Phimosis: This requires immediate medical attention and can be treated by 

  • Gently stretching the foreskin of the penis over a period of time. 
  • Taking some medications such as steroid ointments that are applied to loosen the foreskin. 
  • Separating the foreskin from the glans (rounded part of the penis) and preserving it which is less traumatic.
  • Performing circumcision in some children completely removing the foreskin surgically. 

Paraphimosis: This may occur after an erection during sexual activity. It can cause pain, swelling and impaired blood supply to the penis requiring immediate treatment including

  • Applying ice to help reduce the swelling or applying pressure on the glans (rounded part of the penis) may force out blood flow. 
  • If this does not work, then medications are injected into the penis to help drain the penis and reduce swelling. 
  • In severe cases, circumcision (cutting of the foreskin) may relieve the erection.

If not treated immediately, it may lead to serious complications such as gangrene (death of the tissue) and may require amputation (removal of the penis).

Priapism: If erections are not rigid or painful, then urgent treatment may not be required. However, ischemic priapism can be an emergency. Immediate treatment is required to avoid permanent damage to the penis. It can be treated by draining the blood by using a needle inserted into the side of the penis and medications to shrink the blood vessels to reduce the blood flow to the penis. Sometimes, it may require surgery to avoid permanent damage or blood transfusion in case of anemia. Proper treatment of medical conditions or substance abuse may prevent priapism.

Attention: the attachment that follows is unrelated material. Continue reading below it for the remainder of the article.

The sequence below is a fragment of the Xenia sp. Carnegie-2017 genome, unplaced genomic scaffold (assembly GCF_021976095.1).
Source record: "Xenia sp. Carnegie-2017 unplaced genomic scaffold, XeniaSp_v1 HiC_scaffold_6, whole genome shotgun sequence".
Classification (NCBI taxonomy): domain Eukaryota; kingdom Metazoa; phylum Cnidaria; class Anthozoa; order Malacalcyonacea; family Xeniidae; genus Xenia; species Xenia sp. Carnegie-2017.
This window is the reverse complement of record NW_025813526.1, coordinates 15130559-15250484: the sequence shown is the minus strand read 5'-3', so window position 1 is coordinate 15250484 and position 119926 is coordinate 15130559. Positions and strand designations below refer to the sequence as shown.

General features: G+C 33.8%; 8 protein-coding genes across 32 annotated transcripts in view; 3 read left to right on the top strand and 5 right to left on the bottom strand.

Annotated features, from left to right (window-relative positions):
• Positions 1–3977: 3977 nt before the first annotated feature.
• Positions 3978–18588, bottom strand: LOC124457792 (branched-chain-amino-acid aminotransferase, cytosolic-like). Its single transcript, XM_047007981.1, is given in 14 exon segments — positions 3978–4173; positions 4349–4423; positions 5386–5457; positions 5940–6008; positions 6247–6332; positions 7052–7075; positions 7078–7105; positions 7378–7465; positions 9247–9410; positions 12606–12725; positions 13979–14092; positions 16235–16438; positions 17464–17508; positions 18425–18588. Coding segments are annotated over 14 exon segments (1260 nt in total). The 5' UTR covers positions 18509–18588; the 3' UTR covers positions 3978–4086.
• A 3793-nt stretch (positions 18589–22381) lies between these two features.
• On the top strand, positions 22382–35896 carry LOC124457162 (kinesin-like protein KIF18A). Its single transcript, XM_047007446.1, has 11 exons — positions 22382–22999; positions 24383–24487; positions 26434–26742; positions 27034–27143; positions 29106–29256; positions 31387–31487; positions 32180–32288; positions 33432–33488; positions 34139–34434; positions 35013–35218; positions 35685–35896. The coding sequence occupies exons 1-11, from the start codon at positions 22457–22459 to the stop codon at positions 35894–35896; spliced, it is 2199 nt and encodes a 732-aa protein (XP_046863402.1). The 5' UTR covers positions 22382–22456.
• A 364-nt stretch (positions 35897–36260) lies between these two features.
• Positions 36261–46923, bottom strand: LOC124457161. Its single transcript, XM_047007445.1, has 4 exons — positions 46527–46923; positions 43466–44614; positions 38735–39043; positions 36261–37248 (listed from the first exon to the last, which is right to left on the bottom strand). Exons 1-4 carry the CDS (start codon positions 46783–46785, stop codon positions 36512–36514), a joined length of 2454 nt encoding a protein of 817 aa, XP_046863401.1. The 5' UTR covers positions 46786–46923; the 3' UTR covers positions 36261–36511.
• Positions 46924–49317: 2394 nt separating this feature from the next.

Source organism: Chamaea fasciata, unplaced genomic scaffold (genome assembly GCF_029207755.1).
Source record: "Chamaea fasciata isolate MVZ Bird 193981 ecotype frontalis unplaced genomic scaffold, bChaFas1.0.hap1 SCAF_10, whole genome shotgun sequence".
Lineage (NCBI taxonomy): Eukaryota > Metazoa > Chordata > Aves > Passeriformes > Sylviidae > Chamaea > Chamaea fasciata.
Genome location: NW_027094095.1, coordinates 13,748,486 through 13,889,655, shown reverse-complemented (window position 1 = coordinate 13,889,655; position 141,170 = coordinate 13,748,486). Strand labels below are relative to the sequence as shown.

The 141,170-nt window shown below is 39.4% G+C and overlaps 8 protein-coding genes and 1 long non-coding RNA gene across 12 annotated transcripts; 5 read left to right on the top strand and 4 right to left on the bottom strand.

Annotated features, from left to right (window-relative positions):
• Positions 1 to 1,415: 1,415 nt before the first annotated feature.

Peyronie’s disease: This does not need any treatment unless a man wants to have penetrative sex. 

  • Nonsurgical treatment
    • Injecting medications directly into the plaque can soften the affected tissue and correct the bending.
  • Surgical treatment
    • Removing the plaque and placing new tissues treats the condition.
    • Removing or pinching the side tissues of the penis can straighten the penis.
    • Penile implants may be required for achieving or maintaining normal erections.

Erectile dysfunction and ejaculation disorders can be treated with

  • Oral medications
  • Kegel exercises
  • Penile implants
  • Penis pumps
  • Testosterone (male hormone) therapy

Penile cancer: This is rare and highly curable. Surgery may be required for removal of the cancer. It is performed by 

  • Using wide local excision
  • By removing only the foreskin
  • Using a microscope
  • Using laser surgery

In some cases, the entire penis or part of the penis may need  to be removed along with the lymph glands. Radiation and chemotherapy will be also used to kill cancer cells.

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Medically Reviewed on 10/9/2020
References
Medscape Medical Reference

NIH


CDC


Cleveland Clinic